Patients losing a limb to cancer are enjoying faster recovery times and fewer complications thanks to surgeons using ‘spare parts’ from their amputation.

And surgeons who published a study on the revolutionary technique say such ‘frankenlimbs’ could improve recovery for patients and even help ease NHS surgical waiting lists. 

The technique has already been used with patients who need limbs removed due to soft tissue sarcomas, a family of cancers that grow in the body’s connective tissues such as muscles, fat, blood vessels and nerves.

One sarcoma patient to already have benefited revealed how part of his forearm, complete with a tattoo, had been used to reconstruct his shoulder. 

David Brown, 58, from South Shields said: ‘When I was 13, I had a tattoo on my left forearm. 

One patient whose already benefited from surgeons using his own 'spare parts' is David Brown, 58, from South Shields

One patient whose already benefited from surgeons using his own ‘spare parts’ is David Brown, 58, from South Shields

The only very minor negative Mr Brown said he could find with the technique was the fact his 'spare parts' procedure meant he was stuck with the remains of a tattoo he regretted. Here he is pictured alongside his wife Karen on a holiday after his recovery

The only very minor negative Mr Brown said he could find with the technique was the fact his ‘spare parts’ procedure meant he was stuck with the remains of a tattoo he regretted. Here he is pictured alongside his wife Karen on a holiday after his recovery

 ‘Years later, I was fed up with it and underwent laser surgery, getting rid of all of it but a blob. 

‘I was happy that at least the amputation would finally rid me of the tattoo, but due to the spare parts operation the blob is, in fact, now on my shoulder.’

Whilst dedicated surgery to remove sarcomas can be successful sometimes medics need to remove the limb entirely due to the extent of the disease.

These patients often need further surgery using ‘donor’ tissue from another part of their body to reconstruct the amputation site. 

Such procedures add to a patient’s already lengthy recovery time and increases the chances for potentially dangerous complications, which can happen during any major surgery, to occur. 

But the new technique, using what the surgeons involved have dubbed ‘spare parts’ that would normally be thrown away, could help these patients recover faster. 

Using a waste-not-want-not philosophy, surgeons using the new technique harvest a severed limb’s healthy cancer-free tissue and then use it to reconstruct the amputation site instead of taking it from another part of the body.

Not only does this reduce the patient’s recovery time and prevent the need for further procedures it also has benefits to the NHS.

Proponents claim by using the ‘spare parts’ it reduces the use of scarce health service facilities like operation theatres, freeing them up for other procedures.

Patients undergoing such ops also recover quicker meaning they can get out of hospital faster and the beds become free for other patients. 

Surgeons who advocate for the technique presented the results of a 10-year review into the practice at a regional meeting of the British Association of Plastic, Reconstructive and Aesthetic Surgeons (BAPRAS).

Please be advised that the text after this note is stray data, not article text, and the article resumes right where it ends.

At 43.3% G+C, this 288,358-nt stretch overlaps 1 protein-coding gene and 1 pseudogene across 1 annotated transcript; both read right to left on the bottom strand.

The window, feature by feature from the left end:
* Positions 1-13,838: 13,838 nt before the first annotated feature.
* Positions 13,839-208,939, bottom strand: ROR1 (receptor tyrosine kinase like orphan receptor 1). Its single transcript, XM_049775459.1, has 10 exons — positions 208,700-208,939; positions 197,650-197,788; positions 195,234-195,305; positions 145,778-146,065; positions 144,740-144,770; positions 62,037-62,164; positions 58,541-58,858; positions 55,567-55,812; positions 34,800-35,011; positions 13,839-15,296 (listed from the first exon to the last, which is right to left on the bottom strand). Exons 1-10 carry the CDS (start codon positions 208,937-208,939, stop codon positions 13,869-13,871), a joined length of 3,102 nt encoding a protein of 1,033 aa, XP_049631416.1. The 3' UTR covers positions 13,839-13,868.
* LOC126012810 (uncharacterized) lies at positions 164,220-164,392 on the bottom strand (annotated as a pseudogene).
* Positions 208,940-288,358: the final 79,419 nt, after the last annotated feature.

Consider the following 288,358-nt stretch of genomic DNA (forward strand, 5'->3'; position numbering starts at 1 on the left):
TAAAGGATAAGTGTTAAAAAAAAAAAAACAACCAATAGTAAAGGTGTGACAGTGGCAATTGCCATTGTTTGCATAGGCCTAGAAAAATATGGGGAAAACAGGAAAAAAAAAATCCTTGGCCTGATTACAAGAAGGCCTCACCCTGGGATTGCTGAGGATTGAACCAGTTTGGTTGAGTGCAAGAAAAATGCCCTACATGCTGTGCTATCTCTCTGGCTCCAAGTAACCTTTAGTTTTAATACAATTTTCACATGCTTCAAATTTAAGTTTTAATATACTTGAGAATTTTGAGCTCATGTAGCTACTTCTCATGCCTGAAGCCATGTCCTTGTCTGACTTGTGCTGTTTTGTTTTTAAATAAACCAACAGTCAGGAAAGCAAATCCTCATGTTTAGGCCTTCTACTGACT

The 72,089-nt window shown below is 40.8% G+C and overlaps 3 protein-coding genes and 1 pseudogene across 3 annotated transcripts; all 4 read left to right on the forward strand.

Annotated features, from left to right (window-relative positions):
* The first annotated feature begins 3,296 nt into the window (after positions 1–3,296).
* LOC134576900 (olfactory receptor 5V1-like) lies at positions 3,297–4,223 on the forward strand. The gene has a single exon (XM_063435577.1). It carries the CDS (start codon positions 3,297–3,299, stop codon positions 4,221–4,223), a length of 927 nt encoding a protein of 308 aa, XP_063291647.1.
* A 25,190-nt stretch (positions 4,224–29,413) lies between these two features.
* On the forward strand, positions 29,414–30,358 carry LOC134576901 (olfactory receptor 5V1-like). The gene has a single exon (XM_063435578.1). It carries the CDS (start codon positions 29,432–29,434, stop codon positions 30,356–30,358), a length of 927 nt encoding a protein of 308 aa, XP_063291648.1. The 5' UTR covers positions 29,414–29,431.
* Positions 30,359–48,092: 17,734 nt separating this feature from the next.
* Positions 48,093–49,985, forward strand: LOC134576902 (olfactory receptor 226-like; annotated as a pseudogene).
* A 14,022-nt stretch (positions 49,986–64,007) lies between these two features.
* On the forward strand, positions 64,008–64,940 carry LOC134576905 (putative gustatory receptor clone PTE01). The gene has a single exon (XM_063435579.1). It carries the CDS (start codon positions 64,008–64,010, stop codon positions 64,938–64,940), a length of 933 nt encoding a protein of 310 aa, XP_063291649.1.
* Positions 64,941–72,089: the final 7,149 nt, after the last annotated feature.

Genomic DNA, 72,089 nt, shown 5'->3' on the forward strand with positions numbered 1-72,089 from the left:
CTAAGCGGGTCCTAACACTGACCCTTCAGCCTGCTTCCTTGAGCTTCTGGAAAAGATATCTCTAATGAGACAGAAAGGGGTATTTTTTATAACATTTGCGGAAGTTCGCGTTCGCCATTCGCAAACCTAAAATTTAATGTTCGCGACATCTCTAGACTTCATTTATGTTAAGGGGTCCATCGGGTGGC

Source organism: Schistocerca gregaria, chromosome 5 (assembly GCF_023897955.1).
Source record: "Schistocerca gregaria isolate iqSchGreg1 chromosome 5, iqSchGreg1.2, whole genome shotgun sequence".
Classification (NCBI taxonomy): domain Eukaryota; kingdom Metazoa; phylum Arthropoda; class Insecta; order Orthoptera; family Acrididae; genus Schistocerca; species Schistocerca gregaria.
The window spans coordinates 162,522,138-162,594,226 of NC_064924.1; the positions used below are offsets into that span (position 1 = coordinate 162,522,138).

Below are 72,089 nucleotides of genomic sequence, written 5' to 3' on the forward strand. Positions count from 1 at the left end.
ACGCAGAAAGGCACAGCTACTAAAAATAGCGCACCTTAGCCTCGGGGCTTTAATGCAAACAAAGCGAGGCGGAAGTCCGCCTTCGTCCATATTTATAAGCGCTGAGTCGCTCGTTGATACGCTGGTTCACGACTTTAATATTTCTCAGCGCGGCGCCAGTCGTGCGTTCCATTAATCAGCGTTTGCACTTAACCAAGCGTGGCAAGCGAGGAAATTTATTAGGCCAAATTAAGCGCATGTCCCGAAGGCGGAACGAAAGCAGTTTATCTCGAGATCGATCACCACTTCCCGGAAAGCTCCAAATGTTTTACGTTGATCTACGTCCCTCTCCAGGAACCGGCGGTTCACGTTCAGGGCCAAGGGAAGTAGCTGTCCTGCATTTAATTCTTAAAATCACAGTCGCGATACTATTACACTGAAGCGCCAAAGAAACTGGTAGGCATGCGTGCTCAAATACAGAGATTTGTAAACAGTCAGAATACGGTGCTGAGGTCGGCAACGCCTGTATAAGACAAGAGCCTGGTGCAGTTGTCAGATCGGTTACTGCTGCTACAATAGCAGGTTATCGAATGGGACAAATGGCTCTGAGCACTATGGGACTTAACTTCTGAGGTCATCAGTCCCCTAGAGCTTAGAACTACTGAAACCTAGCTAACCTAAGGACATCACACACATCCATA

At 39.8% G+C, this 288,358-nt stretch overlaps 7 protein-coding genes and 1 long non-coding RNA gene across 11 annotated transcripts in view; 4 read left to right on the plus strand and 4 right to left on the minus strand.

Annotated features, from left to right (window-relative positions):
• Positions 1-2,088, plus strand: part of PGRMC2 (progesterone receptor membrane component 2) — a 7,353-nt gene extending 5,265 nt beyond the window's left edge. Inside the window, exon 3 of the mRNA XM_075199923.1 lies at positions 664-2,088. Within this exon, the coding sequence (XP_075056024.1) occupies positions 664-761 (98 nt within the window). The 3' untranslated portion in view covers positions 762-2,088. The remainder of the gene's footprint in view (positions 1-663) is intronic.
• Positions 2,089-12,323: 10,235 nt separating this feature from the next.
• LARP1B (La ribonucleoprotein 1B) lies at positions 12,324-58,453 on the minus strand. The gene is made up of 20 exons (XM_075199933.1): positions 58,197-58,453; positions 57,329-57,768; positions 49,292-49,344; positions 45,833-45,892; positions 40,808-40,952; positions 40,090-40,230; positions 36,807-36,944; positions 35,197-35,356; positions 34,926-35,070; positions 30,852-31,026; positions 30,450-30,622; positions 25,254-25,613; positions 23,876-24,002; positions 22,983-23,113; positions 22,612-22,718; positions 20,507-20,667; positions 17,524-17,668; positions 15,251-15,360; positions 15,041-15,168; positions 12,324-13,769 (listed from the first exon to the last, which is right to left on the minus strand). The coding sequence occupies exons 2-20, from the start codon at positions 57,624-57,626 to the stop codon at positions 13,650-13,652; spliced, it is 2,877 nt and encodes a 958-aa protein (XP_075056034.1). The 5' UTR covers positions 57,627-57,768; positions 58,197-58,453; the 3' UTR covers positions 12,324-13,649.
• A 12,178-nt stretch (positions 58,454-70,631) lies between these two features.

Dr Sachin Teelucksingh who presented the evidence said the technique had tremendous benefits.

‘By salvaging and repurposing tissues that would typically be discarded, we can enhance functional outcomes and minimise donor site morbidity for patients,’ he said. 

Consultant plastic surgeon Mani Ragbir, president of BAPRAS and fellow author of the study, said: ‘The use of spare parts in sarcoma reconstruction represents a significant shift in our approach to limb-preserving surgery.

‘By maximising the use of available tissues and minimising the need for extensive grafting, we can improve patient outcomes and streamline post-operative care.’

Mr Brown previously had malignant melanoma, a dangerous type of skin cancer, in 2014 before finding a lump under his arm which tests revealed was a sarcoma.

His arm could was saved on that occasion but in 2023 the cancer returned, and the retired train driver faced a drastic procedure called a forequarter amputation.

This major operation involves removing the arm, shoulder blade and collar bone.

But using the ‘spare-parts’ technique medics were able to reduce his recovery time and get him back doing the things he enjoyed quicker. 

‘When they first told me I may lose my arm, I responded that if that happened, I would not be able to live. I could not imagine a life as an amputee,’ he said. 

‘However, when the tumours returned and the pain so was severe even morphine couldn’t help, I was keen to go ahead. 

‘The operation was a success and I’ve never looked back or felt sorry for myself. In fact, just a month afterwards, I was planning six-months on holiday, popping back only to attend hospital appointments and do my washing.’

Soft tissue sarcomas are rare, only 4,300 people are diagnosed with them each year in England, equivalent to about 12 per day. This figure rises to 13,590 per year in the US. 

People in their 80s are the most likely to be diagnosed with a soft tissue sarcoma, according to data from Cancer Research UK. 

Less than half (45 per cent) of people diagnosed with a soft tissue sarcoma are alive 10 years after their diagnosis. 

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